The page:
Raising a Daughter from a Dad’s Point of View

Raising a child is likely the hardest job you will ever do. Parental responsibility is paramount.

Copyright © All rights reserved; content may not be copied, rewritten, or republished without author’s written permission; Author’s Google profile; Posted June 02, 2011

Father and daughter enjoying good times; photo courtesy Charlotte Smith


Life has a knack for unfolding in its own way, no matter what ambitions or plans we may harbor. That is certainly the way it’s worked out for me. At least it hasn’t been boring. We didn’t have our daughter until we were in our early 40s.

In America, having kids when you’re older has been an escalating trend for the past decade or so. For the most part it has to do with changing cultural norms; with us, it was just the way it worked out. And I think that was a good thing.

Why? Older parents tend to be more mature, more financially stable, and for the most part, have gotten all that craziness out of their systems.

For a dad, at least in my case, raising a daughter is an evolving challenge and mystery. It’s no secret that we don't understand women to begin with; a young one is even more confusing. But I’ve got to admit, that’s part of the fun.

Teach Her the Basics

When she was young I had her doing things that would make most moms cringe, but I felt it was important. Society may be more “gender-equal” in theory than it was, say, in the 60s, but a lot of that is just window dressing in some cases. For example, car mechanics still routinely take advantage of women where they would never risk scamming a man.

So when I did a brake job on my old Chevy step-side truck, she watched while I explained. Changing the radiator and thermostat? Same thing. I don’t expect her to do any of these jobs herself (not that you can with new cars anyway), but I want her to not be taken in when a mechanic wants to sell her a set of muffler bearings for $500.

At age six, she was doing target practice with a BB gun pistol. Yes, under very close supervision. I fully expect her to take out a conceal carry permit when she gets old enough. Hey, this is Texas where the second amendment is still honored. And as the police officer explained to us at the DARE camp graduation, it’s expected of citizens. Police can’t be there to protect you; they are the first responders at best.

She was involved in my wood shop too. Although she learned to make ball point pen bodies on the lathe, she found the most joy in pounding nails into scrap pieces of 2” X 4”s. Home remodeling? She learned to tape and float drywall and paint like a pro.

Protect Her, but not to the Point of Suppressing Her Spirit

Dads will usually be a bit more careful with a daughter during the first six years or so than with a son because, well, the perception is that she’s more fragile. The reality? Humbug. They are equally sturdy. So I let her take a lot more risks at the playground, more so than my wife did, but probably less than if she were a boy.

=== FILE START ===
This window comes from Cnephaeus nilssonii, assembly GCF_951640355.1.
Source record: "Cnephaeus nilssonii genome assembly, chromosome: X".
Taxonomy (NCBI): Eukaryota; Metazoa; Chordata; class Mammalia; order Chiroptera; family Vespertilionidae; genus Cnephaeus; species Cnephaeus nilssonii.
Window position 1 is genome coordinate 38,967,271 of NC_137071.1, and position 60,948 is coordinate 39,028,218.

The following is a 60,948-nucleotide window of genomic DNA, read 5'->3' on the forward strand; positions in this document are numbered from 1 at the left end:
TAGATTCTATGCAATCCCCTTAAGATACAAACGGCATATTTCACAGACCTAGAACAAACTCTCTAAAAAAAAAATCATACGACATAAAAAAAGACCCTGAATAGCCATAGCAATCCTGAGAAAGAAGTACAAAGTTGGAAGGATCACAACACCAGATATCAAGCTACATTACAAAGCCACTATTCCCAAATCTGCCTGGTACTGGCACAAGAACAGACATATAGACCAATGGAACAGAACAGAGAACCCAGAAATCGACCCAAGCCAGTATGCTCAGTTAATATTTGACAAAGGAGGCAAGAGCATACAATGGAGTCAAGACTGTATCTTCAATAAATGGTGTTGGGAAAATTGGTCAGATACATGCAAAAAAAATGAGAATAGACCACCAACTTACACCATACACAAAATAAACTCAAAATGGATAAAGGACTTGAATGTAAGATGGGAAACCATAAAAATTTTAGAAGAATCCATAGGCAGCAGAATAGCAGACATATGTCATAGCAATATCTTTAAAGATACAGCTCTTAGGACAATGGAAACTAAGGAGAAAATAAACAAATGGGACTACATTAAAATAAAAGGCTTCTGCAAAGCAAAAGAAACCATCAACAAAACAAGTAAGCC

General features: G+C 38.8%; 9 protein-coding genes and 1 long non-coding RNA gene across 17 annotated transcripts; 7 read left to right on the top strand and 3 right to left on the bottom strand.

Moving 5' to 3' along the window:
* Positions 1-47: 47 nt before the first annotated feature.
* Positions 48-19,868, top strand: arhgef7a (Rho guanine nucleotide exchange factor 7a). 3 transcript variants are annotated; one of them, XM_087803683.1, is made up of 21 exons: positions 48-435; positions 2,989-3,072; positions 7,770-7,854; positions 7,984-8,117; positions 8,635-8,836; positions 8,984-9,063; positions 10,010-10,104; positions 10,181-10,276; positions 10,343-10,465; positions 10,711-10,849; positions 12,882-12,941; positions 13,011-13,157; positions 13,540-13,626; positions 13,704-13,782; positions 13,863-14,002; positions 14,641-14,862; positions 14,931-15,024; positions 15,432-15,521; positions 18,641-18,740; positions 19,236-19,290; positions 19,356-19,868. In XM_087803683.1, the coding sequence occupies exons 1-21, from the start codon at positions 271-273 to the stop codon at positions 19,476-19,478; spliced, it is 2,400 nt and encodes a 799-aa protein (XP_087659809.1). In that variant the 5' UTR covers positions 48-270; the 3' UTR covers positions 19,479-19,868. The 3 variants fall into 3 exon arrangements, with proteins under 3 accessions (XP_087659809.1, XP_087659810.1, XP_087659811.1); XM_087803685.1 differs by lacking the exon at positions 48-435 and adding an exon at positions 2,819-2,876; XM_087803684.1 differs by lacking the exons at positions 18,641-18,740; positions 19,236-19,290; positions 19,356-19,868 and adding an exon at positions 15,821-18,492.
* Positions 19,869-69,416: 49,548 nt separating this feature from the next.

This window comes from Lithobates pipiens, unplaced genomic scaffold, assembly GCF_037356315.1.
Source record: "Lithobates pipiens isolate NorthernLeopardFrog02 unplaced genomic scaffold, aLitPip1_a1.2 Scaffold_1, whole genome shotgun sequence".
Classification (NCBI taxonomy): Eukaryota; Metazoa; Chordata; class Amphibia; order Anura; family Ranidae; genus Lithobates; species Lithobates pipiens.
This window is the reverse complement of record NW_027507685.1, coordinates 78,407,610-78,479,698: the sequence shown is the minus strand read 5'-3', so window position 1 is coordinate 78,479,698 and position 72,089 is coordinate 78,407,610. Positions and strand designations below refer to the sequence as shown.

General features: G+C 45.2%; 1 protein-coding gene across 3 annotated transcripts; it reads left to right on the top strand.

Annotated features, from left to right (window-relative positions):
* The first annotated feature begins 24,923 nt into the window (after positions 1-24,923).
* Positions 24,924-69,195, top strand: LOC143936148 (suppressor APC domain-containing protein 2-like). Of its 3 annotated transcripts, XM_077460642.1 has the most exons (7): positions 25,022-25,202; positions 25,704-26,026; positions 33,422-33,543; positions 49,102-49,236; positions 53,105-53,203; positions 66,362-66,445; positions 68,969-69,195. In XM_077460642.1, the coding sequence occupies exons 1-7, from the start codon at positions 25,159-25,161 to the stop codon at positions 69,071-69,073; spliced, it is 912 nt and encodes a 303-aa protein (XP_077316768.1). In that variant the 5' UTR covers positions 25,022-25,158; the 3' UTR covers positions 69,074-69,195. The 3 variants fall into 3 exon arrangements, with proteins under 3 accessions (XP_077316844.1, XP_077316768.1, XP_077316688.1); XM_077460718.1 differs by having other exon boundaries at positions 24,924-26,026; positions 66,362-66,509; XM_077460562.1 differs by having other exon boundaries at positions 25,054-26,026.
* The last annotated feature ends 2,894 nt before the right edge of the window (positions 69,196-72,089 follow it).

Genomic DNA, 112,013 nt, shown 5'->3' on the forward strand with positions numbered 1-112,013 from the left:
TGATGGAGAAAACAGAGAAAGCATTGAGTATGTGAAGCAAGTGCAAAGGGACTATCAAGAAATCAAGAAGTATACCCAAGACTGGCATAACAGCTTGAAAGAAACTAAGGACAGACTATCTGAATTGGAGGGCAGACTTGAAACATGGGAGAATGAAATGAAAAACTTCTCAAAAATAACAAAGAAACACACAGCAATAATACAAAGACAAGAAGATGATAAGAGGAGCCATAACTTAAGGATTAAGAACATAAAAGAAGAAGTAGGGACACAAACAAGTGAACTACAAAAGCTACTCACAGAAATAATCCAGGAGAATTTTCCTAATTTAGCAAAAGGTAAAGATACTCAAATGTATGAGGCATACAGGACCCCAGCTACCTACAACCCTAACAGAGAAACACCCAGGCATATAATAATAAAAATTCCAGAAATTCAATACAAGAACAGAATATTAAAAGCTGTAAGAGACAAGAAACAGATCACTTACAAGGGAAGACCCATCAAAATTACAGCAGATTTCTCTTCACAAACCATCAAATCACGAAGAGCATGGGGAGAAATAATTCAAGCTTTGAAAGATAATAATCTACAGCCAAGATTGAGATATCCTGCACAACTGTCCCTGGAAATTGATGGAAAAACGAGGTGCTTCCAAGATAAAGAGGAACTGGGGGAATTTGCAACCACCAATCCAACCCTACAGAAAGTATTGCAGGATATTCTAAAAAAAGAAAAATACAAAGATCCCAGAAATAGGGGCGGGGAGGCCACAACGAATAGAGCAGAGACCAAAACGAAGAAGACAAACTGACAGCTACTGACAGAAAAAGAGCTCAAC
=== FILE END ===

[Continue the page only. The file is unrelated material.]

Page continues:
When she begged me to go down the slide with her or navigate the monkey bars, I always obliged. The younger parents sitting on the benches looked at me like I was a nut-case, but that’s another benefit of being older; I long ago lost the need to look “cool”. Besides, I felt that I was making a connection that would pay off later.

Now that she’s a teenager, you can guess where the focus of protection has shifted. That’s right; boys. It doesn’t help that she’s the prettiest girl in her social circle (no, really!), but she’s also quite the social butterfly and a natural group leader. That part I like; she will be self-reliant.

Pick Your Battles Carefully, Dad

A grouchy child is a thing to contend with; photo courtesy Kelly Smith A headstrong child will always push the envelope and test your patience on a regular basis. I suspect this is more true of an only child. The trick is to step back, take perspective, and choose your battles. It’s not easy and I don’t always get it right. I’m a work in progress myself.

The biggest battle we have on a daily basis is fast food. Since I work from home, flexibility is my middle name and my Toyota Tundra functions as school bus, volleyball shuttle craft, and violin lesson transport, so we stay fairly mobile. She always finds an opportunity to ask for fast food.

My two main objections are low nutritional value and the high cost per serving. But, there are times when I relent. I try to limit it to rewards and times when it really is the only viable alternative.

And the Adventure Continues...

This has been my daughter-raising adventure thus far. There is still a long unexplored road ahead of us, full of bumps and potholes I’m sure, and I’m looking forward to it. Going back to being an older father, I have a different perspective from some of my younger friends.

Their attitude is more of cutting their life into two sections, raising the kids first, and then having plenty of time for fun once they’re out on their own. I had most of my non-kid fun before she was born. Now, I realize that the most important job I’ll ever have is crafting a responsible, self-reliant person. And that’s enough life satisfaction for me.

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